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When using WPF databinding, I obviously can't do something along the lines of MyCollection = new CollectionType<Whatever>( WhateverQuery() ); since the bindings have a reference to the old collection. My workaround so far has been MyCollection.Clear(); followed by a foreach doing MyCollection.Add(item); - which is pretty bad for both performance and aesthetics.

ICollectionView, although pretty neat, doesn't solve the problem either since it's SourceCollection property is read-only; bummer, since that would have been a nice and easy solution.

How are other people handling this problem? It should be mentioned that I'm doing MVVM and thus can't rummage through individual controls bindings. I suppose I could make a wrapper around ObservableCollection sporting a ReplaceSourceCollection() method, but before going that route I'd like to know if there's some other best practice.

EDIT:

For WinForms, I would bind controls against a BindingSource, allowing me to simply update it's DataSource property and call the ResetBindings() method - presto, underlying collection efficiently changed. I would have expected WPF databinding to support a similar scenario out of the box?

Example (pseudo-ish) code: WPF control (ListBox, DataGrid, whatever you fancy) is bound to the Users property. I realize that collections should be read-only to avoid the problems demonstrated by ReloadUsersBad(), but then the bad code for this example obviously wouldn't compile :)

public class UserEditorViewModel
{
    public ObservableCollection<UserViewModel> Users { get; set; }

    public IEnumerable<UserViewModel> LoadUsersFromWhateverSource() { /* ... */ }

    public void ReloadUsersBad()
    {
        // bad: the collection is updated, but the WPF control is bound to the old reference.
        Users = new ObservableCollection<User>( LoadUsersFromWhateverSource() );
    }

    public void ReloadUsersWorksButIsInefficient()
    {
        // works: collection object is kept, and items are replaced; inefficient, though.
        Users.Clear();
        foreach(var user in LoadUsersFromWhateverSource())
            Users.Add(user);
    }

    // ...whatever other stuff.
}
share|improve this question
    
can you please post some code? –  TalentTuner Nov 29 '10 at 10:49
    
+1 good question. I haven't done anything in WPF for awhile, but another framework in a different language has similar concepts and solves this problem by halting the run loop, changing a large number of properties, and then unpausing the run loop. I'm looking for something similar. –  Josh Smeaton Nov 29 '10 at 11:12

2 Answers 2

up vote 2 down vote accepted

If the object MyCollection is of implements INotifyPropertyChanged, you can simply replace the collection.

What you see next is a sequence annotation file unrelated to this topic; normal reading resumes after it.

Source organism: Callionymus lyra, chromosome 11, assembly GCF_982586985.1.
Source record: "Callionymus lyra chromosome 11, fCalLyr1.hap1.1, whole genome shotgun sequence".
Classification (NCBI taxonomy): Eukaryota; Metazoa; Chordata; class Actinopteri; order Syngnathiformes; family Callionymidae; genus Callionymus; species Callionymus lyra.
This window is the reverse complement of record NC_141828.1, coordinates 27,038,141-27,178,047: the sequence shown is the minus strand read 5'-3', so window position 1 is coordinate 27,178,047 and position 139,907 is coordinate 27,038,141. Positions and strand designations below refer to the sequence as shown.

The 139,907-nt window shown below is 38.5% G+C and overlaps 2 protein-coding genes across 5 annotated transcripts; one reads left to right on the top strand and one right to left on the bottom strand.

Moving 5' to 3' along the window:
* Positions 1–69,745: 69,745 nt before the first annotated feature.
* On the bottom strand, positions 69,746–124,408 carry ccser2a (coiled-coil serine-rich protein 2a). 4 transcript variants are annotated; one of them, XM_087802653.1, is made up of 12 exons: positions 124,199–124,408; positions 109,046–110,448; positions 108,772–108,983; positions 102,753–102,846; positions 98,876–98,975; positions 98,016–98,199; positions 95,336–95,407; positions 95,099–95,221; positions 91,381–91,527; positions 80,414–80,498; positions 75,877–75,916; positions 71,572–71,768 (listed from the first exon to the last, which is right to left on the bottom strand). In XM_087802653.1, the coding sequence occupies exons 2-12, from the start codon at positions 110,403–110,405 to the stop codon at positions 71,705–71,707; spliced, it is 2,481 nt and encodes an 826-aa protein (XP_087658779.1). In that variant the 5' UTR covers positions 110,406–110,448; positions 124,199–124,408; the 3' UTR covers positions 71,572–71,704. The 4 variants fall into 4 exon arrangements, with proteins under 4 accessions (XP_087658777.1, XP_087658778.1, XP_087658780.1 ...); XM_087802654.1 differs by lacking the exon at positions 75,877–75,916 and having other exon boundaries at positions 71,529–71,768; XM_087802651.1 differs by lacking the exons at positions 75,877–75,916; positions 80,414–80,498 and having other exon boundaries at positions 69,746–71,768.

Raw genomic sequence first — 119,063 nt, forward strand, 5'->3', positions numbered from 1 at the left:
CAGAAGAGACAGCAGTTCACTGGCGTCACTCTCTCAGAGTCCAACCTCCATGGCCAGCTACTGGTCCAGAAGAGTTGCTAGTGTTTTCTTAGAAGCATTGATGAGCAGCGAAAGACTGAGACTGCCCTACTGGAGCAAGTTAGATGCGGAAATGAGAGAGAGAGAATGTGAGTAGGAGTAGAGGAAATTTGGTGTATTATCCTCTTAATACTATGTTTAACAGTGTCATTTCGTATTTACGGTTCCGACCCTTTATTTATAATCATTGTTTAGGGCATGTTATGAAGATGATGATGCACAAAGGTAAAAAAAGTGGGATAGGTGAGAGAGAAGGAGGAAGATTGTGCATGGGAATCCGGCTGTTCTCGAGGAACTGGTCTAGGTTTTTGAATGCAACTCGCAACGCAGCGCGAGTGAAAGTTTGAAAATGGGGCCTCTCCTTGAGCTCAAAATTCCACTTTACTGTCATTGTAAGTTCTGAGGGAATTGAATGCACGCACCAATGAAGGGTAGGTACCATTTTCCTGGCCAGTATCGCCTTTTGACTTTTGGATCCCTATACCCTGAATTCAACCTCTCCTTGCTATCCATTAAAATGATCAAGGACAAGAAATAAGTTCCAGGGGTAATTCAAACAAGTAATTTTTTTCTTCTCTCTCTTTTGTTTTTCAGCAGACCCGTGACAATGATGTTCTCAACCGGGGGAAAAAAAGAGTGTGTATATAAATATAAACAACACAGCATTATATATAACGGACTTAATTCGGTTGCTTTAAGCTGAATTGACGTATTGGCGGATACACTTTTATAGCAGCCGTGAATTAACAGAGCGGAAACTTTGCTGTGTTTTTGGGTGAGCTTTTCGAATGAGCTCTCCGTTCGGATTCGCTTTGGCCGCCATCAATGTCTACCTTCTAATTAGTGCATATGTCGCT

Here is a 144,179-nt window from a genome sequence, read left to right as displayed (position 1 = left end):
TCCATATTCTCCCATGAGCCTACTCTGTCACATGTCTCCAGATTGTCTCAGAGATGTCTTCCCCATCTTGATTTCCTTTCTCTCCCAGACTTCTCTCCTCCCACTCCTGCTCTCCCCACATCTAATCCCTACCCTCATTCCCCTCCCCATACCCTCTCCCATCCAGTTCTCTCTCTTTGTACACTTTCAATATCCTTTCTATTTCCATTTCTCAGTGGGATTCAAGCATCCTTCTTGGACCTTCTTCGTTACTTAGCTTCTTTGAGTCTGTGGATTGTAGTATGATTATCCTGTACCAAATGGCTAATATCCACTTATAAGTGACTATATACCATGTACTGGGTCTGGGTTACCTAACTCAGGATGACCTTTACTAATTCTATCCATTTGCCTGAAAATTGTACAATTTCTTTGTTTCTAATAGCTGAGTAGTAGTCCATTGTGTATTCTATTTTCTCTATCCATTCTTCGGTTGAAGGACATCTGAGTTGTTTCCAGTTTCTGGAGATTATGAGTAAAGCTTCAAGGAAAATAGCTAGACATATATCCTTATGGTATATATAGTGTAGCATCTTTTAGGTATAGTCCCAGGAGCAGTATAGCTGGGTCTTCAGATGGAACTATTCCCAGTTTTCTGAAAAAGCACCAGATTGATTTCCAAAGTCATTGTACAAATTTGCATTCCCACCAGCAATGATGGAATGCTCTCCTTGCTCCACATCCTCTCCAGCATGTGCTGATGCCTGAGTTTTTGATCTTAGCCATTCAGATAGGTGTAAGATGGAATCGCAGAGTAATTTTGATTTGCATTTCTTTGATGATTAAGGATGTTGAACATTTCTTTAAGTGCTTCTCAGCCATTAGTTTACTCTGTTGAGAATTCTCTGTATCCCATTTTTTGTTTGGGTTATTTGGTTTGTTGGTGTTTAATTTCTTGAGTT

An example:

public class MyClass : INotifyPropertyChanged
{
    public event PropertyChangedEventHandler PropertyChanged;
    private ObservableCollection<Whatever> _myCollection;

    private void NotifyChanged(string property)
    {
        if (PropertyChanged != null)
            PropertyChanged(this, new PropertyChangedEventArgs(property));
    }

    public ObservableCollection<Whatever> MyCollection
    {
        get
        {
            return _myCollection;
        }
        set
        {
            if (!ReferenceEquals(_myCollection, value))
            {
                _myCollection = value;
                NotifyChanged("MyCollection");
            }
        }
    }
}

With this, when you assign a collection, WPF detects this and everything gets updated.

This is how I'd solve this.

share|improve this answer
    
Of course... I'm fairly sure I've even had to do that before. –  Josh Smeaton Nov 29 '10 at 11:27
    
D'oh! It had to be something simple and obvious, didn't it? :P –  snemarch Nov 29 '10 at 11:33
    
No problem, glad I could help. –  Pieter van Ginkel Nov 29 '10 at 11:37

The link below explains how to implement an AddRange method.

http://blogs.msdn.com/b/nathannesbit/archive/2009/04/20/addrange-and-observablecollection.aspx

It looks like you're stuck with implementing a sub-class that handles this case correctly.

Apparently, certain controls don't support batched collection change notifications. At least they didn't when that article was written. Though now you should have a bit more information if you want to investigate further.

share|improve this answer
    
Decent article for dealing with batched updates (as opposed to completely replacing) - nasty that ListCollectionView only supports single-item updates :| –  snemarch Nov 29 '10 at 11:37

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